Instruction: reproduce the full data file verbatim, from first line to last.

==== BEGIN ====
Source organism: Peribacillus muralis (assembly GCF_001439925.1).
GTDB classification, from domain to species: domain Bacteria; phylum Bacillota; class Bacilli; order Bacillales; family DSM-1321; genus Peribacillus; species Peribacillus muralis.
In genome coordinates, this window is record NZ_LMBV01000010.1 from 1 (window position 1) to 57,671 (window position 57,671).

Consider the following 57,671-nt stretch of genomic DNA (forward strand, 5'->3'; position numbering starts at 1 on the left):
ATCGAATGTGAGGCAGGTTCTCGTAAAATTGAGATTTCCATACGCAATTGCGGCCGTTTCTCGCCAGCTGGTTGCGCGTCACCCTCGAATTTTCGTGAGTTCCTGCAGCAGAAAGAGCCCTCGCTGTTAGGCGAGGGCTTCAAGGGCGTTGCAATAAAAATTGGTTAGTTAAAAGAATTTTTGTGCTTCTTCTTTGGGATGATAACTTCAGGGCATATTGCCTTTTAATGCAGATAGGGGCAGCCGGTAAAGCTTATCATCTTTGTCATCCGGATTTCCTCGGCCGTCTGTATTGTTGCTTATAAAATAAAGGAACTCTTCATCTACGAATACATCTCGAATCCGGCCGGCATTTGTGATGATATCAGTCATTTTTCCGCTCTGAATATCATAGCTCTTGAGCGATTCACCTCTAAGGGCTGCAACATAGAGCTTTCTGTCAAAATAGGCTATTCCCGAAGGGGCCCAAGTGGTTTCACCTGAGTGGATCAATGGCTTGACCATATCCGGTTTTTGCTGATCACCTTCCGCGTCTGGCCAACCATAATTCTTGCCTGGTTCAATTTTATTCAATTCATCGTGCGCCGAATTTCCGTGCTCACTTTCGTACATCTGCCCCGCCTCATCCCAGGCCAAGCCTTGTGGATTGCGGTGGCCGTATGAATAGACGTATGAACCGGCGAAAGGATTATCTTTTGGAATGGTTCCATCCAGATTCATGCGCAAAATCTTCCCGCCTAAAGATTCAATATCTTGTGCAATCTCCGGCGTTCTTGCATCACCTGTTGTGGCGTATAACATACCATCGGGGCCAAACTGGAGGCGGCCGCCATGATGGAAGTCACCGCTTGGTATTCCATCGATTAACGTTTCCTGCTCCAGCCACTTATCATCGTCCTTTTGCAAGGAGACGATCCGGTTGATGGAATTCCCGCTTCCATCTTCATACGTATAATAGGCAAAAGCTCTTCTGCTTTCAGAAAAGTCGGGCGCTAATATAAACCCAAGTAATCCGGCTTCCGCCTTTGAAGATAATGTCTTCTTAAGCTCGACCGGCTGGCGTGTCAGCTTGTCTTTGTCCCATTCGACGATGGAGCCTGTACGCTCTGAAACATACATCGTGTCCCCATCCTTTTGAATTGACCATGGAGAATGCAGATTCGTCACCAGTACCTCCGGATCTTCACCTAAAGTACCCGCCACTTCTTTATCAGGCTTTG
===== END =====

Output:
Source organism: Peribacillus muralis (assembly GCF_001439925.1).
GTDB classification, from domain to species: domain Bacteria; phylum Bacillota; class Bacilli; order Bacillales; family DSM-1321; genus Peribacillus; species Peribacillus muralis.
In genome coordinates, this window is record NZ_LMBV01000010.1 from 1 (window position 1) to 57,671 (window position 57,671).

Consider the following 57,671-nt stretch of genomic DNA (forward strand, 5'->3'; position numbering starts at 1 on the left):
ATCGAATGTGAGGCAGGTTCTCGTAAAATTGAGATTTCCATACGCAATTGCGGCCGTTTCTCGCCAGCTGGTTGCGCGTCACCCTCGAATTTTCGTGAGTTCCTGCAGCAGAAAGAGCCCTCGCTGTTAGGCGAGGGCTTCAAGGGCGTTGCAATAAAAATTGGTTAGTTAAAAGAATTTTTGTGCTTCTTCTTTGGGATGATAACTTCAGGGCATATTGCCTTTTAATGCAGATAGGGGCAGCCGGTAAAGCTTATCATCTTTGTCATCCGGATTTCCTCGGCCGTCTGTATTGTTGCTTATAAAATAAAGGAACTCTTCATCTACGAATACATCTCGAATCCGGCCGGCATTTGTGATGATATCAGTCATTTTTCCGCTCTGAATATCATAGCTCTTGAGCGATTCACCTCTAAGGGCTGCAACATAGAGCTTTCTGTCAAAATAGGCTATTCCCGAAGGGGCCCAAGTGGTTTCACCTGAGTGGATCAATGGCTTGACCATATCCGGTTTTTGCTGATCACCTTCCGCGTCTGGCCAACCATAATTCTTGCCTGGTTCAATTTTATTCAATTCATCGTGCGCCGAATTTCCGTGCTCACTTTCGTACATCTGCCCCGCCTCATCCCAGGCCAAGCCTTGTGGATTGCGGTGGCCGTATGAATAGACGTATGAACCGGCGAAAGGATTATCTTTTGGAATGGTTCCATCCAGATTCATGCGCAAAATCTTCCCGCCTAAAGATTCAATATCTTGTGCAATCTCCGGCGTTCTTGCATCACCTGTTGTGGCGTATAACATACCATCGGGGCCAAACTGGAGGCGGCCGCCATGATGGAAGTCACCGCTTGGTATTCCATCGATTAACGTTTCCTGCTCCAGCCACTTATCATCGTCCTTTTGCAAGGAGACGATCCGGTTGATGGAATTCCCGCTTCCATCTTCATACGTATAATAGGCAAAAGCTCTTCTGCTTTCAGAAAAGTCGGGCGCTAATATAAACCCAAGTAATCCGGCTTCCGCCTTTGAAGATAATGTCTTCTTAAGCTCGACCGGCTGGCGTGTCAGCTTGTCTTTGTCCCATTCGACGATGGAGCCTGTACGCTCTGAAACATACATCGTGTCCCCATCCTTTTGAATTGACCATGGAGAATGCAGATTCGTCACCAGTACCTCCGGATCTTCACCTAAAGTACCCGCCACTTCTTTATCAGGCTTTG